U.S. doctors online nowAsk doctors free
A 31-year-old member asked:

why would my doctor suggest getting botox for an abductor contracture?

3 doctor answers9 doctors weighed in
Dr. Craig Morton
Physical Medicine and Rehabilitation 18 years experience
Improve contracture?: Actually Botox is indicated for muscle spasticity. If the spasticity persists for a long period of time then a contracture can develop. After this happens Botox is less likely to help, but may be an option prior to surgical release.
Dr. Neetu Ahluwalia
Pain Management 20 years experience
Relaxation: Botox can help the muscle relax if they are contracted. It can be an effective treatment.
Dr. Timothy Mountcastle
Plastic Surgery 22 years experience
Botox: Paralyzes muscles locally. A muscle contracture needs to be relaxed to improve it. Botox works well in this situation.

90,000 U.S. doctors in 147 specialties are here to answer your questions or offer you advice, prescriptions, and more. Get help now:

Ask doctors free
Personalized answers
Free
Talk to a doctor
$30 per visit with
membership

Similar questions

A 40-year-old member asked:

Is it safe to do botox while pregnant?

10 doctor answers27 doctors weighed in
Dr. Jeffrey Pollard
ENT and Head and Neck Surgery 21 years experience
Please Don't: Although it has not been studied specifically in humans, it is not recommended to get Botox treatments while pregnant or breast feeding. The little one comes first! hope you have a great pregnancy!
CA
A 40-year-old member asked:

Is it ok to get botox if you are on blood thinning medication?

9 doctor answers20 doctors weighed in
Dr. H. william Song
aesthetic Medicine 29 years experience
Yes, bruising likely: Bruising is always a risk with any injections, but if you are on a blood thinner, you are much more likely to bruise. Botox is no exception. Typically, the bruising that could occur with Botox injections are small dots of bruising at the injection site. If you are on blood thinners such as warfarin, Plavix (clopidogrel) or aspirin, you may develop a larger bruise and even a black eye. Bruises usually resolve.
Dr. Lornell Hansen
Phlebology 27 years experience
I have treated many patients through the years while they are on blood thinners with minimal problems other than bruising. I do try to ice the area for a few minutes prior to injection in these patients.
Dec 29, 2011
A 40-year-old member asked:

Can botox really help with cystitis?

2 doctor answers5 doctors weighed in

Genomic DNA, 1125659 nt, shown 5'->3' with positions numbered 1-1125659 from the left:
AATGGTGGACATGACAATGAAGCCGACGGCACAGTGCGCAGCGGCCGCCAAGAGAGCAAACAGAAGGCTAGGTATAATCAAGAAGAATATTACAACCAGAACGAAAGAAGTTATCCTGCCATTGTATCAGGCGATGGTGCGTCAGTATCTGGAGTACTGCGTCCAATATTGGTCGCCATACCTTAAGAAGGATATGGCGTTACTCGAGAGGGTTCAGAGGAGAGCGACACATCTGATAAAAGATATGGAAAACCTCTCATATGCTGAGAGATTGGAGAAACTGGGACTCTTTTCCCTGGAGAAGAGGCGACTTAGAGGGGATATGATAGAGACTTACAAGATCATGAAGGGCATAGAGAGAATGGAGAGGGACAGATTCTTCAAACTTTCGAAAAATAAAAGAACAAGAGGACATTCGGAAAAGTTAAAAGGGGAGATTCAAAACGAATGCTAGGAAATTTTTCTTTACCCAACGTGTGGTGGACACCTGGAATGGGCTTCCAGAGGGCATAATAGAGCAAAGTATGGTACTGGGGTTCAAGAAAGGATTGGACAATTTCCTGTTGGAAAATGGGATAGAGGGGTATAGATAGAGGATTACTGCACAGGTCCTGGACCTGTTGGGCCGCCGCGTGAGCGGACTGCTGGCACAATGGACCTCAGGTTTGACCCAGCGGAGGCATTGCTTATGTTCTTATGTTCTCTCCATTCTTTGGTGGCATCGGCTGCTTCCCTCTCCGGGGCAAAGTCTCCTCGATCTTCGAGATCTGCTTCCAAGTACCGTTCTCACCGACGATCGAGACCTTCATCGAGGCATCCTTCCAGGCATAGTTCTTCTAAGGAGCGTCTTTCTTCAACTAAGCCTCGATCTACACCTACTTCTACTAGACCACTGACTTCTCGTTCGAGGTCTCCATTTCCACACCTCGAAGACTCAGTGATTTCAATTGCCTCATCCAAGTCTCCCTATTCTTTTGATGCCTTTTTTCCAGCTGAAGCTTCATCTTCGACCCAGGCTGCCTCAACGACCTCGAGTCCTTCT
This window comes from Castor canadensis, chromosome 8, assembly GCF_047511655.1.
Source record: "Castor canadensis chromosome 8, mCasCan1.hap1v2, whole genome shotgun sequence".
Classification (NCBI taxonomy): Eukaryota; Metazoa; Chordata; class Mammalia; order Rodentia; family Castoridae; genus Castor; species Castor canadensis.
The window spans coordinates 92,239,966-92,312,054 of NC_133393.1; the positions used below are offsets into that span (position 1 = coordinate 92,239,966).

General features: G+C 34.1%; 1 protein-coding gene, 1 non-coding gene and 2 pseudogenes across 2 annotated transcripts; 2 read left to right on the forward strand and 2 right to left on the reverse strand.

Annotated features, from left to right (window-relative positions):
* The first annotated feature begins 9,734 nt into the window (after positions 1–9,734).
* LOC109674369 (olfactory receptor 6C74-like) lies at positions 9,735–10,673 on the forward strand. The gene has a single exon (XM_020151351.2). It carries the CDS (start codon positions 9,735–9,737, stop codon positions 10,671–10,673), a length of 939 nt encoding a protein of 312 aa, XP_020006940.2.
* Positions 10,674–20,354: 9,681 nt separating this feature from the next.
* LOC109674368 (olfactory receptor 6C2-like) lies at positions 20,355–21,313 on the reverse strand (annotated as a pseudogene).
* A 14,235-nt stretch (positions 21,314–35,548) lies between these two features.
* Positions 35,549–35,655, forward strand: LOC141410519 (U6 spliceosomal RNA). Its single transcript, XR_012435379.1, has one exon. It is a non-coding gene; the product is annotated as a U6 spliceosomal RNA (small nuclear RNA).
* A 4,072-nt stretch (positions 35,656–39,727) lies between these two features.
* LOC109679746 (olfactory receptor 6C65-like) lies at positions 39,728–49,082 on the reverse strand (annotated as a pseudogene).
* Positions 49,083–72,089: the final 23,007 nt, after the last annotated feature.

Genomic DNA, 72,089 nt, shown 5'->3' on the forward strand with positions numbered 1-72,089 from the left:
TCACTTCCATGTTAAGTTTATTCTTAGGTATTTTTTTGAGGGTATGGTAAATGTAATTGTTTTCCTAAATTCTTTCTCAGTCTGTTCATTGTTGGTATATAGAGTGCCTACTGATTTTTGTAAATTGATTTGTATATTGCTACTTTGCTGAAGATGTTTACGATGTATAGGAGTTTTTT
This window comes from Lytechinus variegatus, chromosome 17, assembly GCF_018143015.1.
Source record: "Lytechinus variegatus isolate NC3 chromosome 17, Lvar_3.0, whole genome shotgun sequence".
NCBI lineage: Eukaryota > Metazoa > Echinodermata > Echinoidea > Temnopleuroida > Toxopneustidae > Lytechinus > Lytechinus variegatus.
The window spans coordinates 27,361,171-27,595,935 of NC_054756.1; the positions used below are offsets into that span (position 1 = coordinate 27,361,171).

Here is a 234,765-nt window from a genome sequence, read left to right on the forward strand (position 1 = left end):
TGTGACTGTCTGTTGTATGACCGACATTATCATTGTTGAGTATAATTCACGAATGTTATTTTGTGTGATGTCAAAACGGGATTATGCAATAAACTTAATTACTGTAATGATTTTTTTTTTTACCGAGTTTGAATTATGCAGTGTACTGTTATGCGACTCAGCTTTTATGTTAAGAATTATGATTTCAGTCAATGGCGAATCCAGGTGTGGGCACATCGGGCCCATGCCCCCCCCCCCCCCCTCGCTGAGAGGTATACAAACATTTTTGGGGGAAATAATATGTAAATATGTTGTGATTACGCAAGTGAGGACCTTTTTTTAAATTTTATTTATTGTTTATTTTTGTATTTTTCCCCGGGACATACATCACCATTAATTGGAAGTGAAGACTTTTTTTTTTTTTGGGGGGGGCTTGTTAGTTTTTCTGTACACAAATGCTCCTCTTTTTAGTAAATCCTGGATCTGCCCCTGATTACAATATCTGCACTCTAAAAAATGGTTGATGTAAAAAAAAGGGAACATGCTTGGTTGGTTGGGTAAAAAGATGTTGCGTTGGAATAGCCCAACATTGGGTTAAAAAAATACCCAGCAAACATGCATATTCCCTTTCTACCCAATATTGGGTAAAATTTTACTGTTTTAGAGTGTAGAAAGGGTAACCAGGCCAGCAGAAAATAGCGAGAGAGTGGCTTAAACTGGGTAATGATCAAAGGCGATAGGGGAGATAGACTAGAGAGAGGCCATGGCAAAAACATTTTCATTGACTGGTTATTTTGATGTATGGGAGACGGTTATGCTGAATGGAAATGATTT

Dr. Jay Park
Dr. Jay Parkanswered
Pediatrics 50 years experience
May: Some women did repond favorably to this currently unapproved treatment (fda has not approved the use of Botox for interstitial cystitis). Be aware of significant side effects as well.
CA
A 26-year-old female asked:

Will getting botox reduce sensation in my face?

8 doctor answers20 doctors weighed in
Dr. Andre Berger
Cosmetic Surgery 40 years experience
No: Botox relaxes the contraction of muscles by blocking motor nerve impulses only. It does not affect sensory nerves in any way, so while there is a minimal risk of some side effects, loss of facial sensitivity is not one of them.
A 41-year-old member asked:

Is botox working for migraines?

8 doctor answers28 doctors weighed in
Dr. Bob Ourian
Dermatology 26 years experience
Yes: Yes, Botox is an fda approved medication for treatment of migraine headaches. Like every medication, some people may not respond to Botox treatments and may need another form of treatment. In addition, Botox works to prevent headaches but has little effect on an acute onset.

90,000 U.S. doctors in 147 specialties are here to answer your questions or offer you advice, prescriptions, and more. Get help now:

Ask doctors free
Personalized answers
Free
Talk to a doctor
$30 per visit with
membership
Last updated Jun 24, 2014
Connect with a U.S. board-certified doctor by text or video anytime, anywhere.
$30 per visit with
membership

Disclaimer:

Content on HealthTap (including answers) should not be used for medical advice, diagnosis, or treatment, and interactions on HealthTap do not create a doctor-patient relationship. Never disregard or delay professional medical advice in person because of anything on HealthTap. Call your doctor or 911 if you think you may have a medical emergency.